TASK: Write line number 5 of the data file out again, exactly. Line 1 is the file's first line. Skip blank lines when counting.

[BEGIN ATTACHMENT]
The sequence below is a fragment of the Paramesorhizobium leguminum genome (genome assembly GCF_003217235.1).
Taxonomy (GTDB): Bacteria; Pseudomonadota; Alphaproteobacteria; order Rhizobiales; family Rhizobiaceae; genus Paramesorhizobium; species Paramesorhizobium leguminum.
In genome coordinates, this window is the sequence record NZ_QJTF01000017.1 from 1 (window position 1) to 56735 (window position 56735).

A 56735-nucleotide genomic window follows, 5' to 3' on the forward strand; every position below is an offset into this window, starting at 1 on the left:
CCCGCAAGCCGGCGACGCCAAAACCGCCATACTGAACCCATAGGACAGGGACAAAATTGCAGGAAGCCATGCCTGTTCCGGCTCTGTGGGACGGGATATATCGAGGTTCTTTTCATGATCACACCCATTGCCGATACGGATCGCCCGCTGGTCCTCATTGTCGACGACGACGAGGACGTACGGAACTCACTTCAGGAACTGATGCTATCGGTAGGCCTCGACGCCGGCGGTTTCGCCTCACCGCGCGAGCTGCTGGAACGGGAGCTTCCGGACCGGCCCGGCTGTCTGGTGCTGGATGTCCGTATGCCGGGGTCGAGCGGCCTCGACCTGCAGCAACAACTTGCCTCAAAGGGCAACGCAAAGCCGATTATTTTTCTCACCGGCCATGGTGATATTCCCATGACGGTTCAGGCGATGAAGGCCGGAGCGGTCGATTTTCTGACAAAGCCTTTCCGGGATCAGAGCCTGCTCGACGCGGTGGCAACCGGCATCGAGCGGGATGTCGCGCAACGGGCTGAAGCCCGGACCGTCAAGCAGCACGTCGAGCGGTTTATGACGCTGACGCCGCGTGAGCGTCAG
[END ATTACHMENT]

CCCGCAAGCCGGCGACGCCAAAACCGCCATACTGAACCCATAGGACAGGGACAAAATTGCAGGAAGCCATGCCTGTTCCGGCTCTGTGGGACGGGATATATCGAGGTTCTTTTCATGATCACACCCATTGCCGATACGGATCGCCCGCTGGTCCTCATTGTCGACGACGACGAGGACGTACGGAACTCACTTCAGGAACTGATGCTATCGGTAGGCCTCGACGCCGGCGGTTTCGCCTCACCGCGCGAGCTGCTGGAACGGGAGCTTCCGGACCGGCCCGGCTGTCTGGTGCTGGATGTCCGTATGCCGGGGTCGAGCGGCCTCGACCTGCAGCAACAACTTGCCTCAAAGGGCAACGCAAAGCCGATTATTTTTCTCACCGGCCATGGTGATATTCCCATGACGGTTCAGGCGATGAAGGCCGGAGCGGTCGATTTTCTGACAAAGCCTTTCCGGGATCAGAGCCTGCTCGACGCGGTGGCAACCGGCATCGAGCGGGATGTCGCGCAACGGGCTGAAGCCCGGACCGTCAAGCAGCACGTCGAGCGGTTTATGACGCTGACGCCGCGTGAGCGTCAG